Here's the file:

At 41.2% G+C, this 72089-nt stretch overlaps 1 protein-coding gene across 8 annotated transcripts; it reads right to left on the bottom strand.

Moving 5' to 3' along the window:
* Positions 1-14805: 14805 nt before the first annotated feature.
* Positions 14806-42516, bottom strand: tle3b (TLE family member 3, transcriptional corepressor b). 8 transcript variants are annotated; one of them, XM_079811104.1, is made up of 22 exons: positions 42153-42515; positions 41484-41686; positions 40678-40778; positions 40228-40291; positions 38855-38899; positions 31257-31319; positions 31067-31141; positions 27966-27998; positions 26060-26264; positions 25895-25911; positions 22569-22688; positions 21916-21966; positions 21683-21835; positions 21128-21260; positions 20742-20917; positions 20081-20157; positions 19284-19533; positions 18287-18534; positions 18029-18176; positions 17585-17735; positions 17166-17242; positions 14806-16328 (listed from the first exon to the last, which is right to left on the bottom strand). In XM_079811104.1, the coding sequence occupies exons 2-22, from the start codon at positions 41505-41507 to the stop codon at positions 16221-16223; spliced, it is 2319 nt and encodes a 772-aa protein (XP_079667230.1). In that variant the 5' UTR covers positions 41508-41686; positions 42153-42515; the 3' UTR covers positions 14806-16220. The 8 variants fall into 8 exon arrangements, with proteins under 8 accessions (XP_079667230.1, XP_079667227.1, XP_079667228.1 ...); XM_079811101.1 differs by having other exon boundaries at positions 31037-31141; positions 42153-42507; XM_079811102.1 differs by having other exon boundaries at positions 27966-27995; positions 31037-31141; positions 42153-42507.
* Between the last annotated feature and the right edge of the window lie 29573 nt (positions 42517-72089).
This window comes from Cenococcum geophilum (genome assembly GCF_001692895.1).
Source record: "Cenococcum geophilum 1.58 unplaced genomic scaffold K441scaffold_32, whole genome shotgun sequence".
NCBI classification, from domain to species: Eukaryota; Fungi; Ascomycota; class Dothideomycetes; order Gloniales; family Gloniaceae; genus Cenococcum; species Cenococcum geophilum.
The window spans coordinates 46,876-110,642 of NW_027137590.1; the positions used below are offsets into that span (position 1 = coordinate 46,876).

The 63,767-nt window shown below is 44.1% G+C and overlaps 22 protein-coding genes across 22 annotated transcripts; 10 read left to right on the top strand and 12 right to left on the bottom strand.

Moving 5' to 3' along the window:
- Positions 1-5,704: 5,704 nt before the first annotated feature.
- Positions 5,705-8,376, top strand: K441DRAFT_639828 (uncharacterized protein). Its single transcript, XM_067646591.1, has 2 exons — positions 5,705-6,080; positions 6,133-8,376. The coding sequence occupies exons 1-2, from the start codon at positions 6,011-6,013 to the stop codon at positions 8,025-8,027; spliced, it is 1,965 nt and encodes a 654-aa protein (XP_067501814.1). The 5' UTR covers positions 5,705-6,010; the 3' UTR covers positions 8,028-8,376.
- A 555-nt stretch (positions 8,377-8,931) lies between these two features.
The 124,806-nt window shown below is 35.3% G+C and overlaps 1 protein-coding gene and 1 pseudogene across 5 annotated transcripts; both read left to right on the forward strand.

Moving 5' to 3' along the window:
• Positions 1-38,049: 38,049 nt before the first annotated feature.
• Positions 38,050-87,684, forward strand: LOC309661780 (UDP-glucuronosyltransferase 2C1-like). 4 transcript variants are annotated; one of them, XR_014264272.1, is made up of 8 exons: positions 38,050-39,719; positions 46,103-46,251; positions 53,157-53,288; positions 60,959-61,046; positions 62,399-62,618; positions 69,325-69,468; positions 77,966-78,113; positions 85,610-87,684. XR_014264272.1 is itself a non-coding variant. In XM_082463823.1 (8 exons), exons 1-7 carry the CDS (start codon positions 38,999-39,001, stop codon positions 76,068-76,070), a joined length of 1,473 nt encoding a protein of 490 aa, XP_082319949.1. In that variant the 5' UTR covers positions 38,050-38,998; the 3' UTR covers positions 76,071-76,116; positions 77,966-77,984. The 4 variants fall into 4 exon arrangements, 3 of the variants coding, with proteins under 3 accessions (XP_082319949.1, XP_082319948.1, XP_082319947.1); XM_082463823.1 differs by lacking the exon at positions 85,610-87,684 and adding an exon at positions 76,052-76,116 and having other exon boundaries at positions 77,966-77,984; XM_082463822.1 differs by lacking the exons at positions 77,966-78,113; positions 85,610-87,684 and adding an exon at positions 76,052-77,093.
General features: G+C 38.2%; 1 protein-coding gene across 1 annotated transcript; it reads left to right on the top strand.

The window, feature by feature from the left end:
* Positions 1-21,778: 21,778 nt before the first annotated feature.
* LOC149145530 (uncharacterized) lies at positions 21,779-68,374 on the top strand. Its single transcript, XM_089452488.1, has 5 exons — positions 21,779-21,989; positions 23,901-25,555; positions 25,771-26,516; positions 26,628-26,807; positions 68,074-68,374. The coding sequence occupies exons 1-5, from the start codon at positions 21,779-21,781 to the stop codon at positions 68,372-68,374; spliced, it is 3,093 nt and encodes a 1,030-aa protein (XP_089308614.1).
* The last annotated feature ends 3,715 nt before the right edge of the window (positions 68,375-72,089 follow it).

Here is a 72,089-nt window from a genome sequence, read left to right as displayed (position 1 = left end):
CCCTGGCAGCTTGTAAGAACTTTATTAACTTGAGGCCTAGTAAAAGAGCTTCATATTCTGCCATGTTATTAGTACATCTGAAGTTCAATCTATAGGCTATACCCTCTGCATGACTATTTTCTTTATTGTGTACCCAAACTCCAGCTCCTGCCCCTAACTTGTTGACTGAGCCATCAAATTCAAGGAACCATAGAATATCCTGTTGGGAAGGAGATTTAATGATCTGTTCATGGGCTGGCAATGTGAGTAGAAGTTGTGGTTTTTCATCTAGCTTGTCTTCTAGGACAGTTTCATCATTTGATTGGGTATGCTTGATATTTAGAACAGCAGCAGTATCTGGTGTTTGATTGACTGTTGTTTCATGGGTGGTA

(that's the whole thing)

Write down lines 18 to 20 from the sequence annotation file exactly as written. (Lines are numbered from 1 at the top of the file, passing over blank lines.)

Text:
• Positions 38,050-87,684, forward strand: LOC309661780 (UDP-glucuronosyltransferase 2C1-like). 4 transcript variants are annotated; one of them, XR_014264272.1, is made up of 8 exons: positions 38,050-39,719; positions 46,103-46,251; positions 53,157-53,288; positions 60,959-61,046; positions 62,399-62,618; positions 69,325-69,468; positions 77,966-78,113; positions 85,610-87,684. XR_014264272.1 is itself a non-coding variant. In XM_082463823.1 (8 exons), exons 1-7 carry the CDS (start codon positions 38,999-39,001, stop codon positions 76,068-76,070), a joined length of 1,473 nt encoding a protein of 490 aa, XP_082319949.1. In that variant the 5' UTR covers positions 38,050-38,998; the 3' UTR covers positions 76,071-76,116; positions 77,966-77,984. The 4 variants fall into 4 exon arrangements, 3 of the variants coding, with proteins under 3 accessions (XP_082319949.1, XP_082319948.1, XP_082319947.1); XM_082463823.1 differs by lacking the exon at positions 85,610-87,684 and adding an exon at positions 76,052-76,116 and having other exon boundaries at positions 77,966-77,984; XM_082463822.1 differs by lacking the exons at positions 77,966-78,113; positions 85,610-87,684 and adding an exon at positions 76,052-77,093.
General features: G+C 38.2%; 1 protein-coding gene across 1 annotated transcript; it reads left to right on the top strand.

The window, feature by feature from the left end: